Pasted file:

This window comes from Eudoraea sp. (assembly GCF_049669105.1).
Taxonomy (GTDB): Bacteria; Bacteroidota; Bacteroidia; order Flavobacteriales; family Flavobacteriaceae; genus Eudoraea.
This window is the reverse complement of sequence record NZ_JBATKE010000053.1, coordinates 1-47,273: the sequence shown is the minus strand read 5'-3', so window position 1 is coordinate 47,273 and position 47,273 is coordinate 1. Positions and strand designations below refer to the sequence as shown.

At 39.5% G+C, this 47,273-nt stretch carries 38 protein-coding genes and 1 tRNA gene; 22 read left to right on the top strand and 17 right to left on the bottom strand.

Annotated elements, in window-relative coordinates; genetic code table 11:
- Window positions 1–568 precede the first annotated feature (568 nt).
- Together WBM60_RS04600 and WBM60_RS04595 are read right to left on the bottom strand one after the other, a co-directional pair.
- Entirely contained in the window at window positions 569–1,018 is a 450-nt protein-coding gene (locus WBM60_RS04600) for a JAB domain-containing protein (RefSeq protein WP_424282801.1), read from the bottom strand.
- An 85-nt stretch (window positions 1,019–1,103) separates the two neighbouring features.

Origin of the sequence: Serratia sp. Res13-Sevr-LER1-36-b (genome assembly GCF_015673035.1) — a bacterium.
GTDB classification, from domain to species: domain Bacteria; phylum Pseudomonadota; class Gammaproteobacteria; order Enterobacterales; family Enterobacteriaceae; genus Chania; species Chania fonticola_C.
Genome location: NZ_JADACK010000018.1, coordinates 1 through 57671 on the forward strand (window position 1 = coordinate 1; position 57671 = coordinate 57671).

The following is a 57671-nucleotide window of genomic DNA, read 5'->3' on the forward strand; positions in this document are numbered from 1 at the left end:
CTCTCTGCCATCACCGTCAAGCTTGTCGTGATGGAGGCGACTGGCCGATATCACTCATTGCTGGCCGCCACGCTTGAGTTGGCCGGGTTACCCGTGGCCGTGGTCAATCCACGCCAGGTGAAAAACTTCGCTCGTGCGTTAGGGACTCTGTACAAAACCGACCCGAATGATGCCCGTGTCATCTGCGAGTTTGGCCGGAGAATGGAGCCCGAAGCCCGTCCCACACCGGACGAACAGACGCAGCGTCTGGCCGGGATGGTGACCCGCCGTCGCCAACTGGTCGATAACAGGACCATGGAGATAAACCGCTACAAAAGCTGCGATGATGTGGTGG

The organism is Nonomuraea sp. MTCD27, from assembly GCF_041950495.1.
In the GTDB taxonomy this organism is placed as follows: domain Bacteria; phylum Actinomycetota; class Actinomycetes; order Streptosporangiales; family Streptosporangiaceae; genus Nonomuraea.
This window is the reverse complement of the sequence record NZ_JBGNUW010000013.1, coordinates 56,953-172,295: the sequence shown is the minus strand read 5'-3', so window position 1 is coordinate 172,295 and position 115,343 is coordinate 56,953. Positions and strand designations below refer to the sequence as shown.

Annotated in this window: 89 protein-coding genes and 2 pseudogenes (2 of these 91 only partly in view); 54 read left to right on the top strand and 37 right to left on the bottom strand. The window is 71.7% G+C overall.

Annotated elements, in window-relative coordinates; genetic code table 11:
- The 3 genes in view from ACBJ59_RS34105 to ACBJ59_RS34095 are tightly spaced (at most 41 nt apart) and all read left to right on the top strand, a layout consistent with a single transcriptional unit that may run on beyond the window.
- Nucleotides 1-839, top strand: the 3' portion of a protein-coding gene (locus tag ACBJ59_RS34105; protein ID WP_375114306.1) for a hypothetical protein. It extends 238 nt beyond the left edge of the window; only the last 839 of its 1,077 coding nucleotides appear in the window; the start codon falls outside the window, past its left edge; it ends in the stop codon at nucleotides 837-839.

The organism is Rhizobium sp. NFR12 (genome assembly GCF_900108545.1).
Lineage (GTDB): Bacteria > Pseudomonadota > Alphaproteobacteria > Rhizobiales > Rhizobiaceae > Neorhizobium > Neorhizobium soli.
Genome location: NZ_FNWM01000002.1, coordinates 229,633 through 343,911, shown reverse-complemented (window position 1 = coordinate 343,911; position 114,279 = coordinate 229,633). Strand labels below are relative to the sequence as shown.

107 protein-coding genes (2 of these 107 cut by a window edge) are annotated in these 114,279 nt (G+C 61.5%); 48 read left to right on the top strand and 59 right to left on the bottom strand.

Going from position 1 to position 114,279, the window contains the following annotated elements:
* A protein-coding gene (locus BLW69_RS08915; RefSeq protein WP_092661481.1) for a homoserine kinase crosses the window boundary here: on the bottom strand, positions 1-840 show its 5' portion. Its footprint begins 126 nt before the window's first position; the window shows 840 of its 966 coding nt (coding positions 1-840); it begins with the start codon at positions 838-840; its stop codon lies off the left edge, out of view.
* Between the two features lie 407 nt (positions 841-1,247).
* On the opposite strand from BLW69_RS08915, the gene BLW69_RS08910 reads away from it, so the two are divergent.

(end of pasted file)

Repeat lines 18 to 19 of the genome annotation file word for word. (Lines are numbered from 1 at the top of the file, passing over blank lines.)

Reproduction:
Annotated in this window: 89 protein-coding genes and 2 pseudogenes (2 of these 91 only partly in view); 54 read left to right on the top strand and 37 right to left on the bottom strand. The window is 71.7% G+C overall.

Annotated elements, in window-relative coordinates; genetic code table 11: